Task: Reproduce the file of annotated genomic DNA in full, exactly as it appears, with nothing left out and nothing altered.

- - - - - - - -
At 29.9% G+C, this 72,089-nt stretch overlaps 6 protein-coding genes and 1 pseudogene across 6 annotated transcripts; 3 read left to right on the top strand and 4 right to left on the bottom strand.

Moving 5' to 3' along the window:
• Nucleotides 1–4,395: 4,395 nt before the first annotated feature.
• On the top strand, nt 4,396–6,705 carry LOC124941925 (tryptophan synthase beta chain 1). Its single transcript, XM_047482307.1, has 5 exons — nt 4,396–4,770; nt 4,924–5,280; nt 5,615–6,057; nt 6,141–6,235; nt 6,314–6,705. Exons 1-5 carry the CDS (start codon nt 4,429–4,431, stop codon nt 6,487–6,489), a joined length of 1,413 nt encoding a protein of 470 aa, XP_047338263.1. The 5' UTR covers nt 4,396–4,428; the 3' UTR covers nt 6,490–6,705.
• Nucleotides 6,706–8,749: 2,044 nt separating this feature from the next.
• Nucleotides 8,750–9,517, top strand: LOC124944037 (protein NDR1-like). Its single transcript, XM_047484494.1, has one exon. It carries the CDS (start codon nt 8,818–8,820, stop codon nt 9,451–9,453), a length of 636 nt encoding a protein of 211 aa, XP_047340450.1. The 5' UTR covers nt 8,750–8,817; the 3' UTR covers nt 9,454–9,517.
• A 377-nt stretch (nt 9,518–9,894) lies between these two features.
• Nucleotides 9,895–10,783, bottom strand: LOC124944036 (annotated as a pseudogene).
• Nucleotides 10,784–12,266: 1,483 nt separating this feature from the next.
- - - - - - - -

At 29.9% G+C, this 72,089-nt stretch overlaps 6 protein-coding genes and 1 pseudogene across 6 annotated transcripts; 3 read left to right on the top strand and 4 right to left on the bottom strand.

Moving 5' to 3' along the window:
• Nucleotides 1–4,395: 4,395 nt before the first annotated feature.
• On the top strand, nt 4,396–6,705 carry LOC124941925 (tryptophan synthase beta chain 1). Its single transcript, XM_047482307.1, has 5 exons — nt 4,396–4,770; nt 4,924–5,280; nt 5,615–6,057; nt 6,141–6,235; nt 6,314–6,705. Exons 1-5 carry the CDS (start codon nt 4,429–4,431, stop codon nt 6,487–6,489), a joined length of 1,413 nt encoding a protein of 470 aa, XP_047338263.1. The 5' UTR covers nt 4,396–4,428; the 3' UTR covers nt 6,490–6,705.
• Nucleotides 6,706–8,749: 2,044 nt separating this feature from the next.
• Nucleotides 8,750–9,517, top strand: LOC124944037 (protein NDR1-like). Its single transcript, XM_047484494.1, has one exon. It carries the CDS (start codon nt 8,818–8,820, stop codon nt 9,451–9,453), a length of 636 nt encoding a protein of 211 aa, XP_047340450.1. The 5' UTR covers nt 8,750–8,817; the 3' UTR covers nt 9,454–9,517.
• A 377-nt stretch (nt 9,518–9,894) lies between these two features.
• Nucleotides 9,895–10,783, bottom strand: LOC124944036 (annotated as a pseudogene).
• Nucleotides 10,784–12,266: 1,483 nt separating this feature from the next.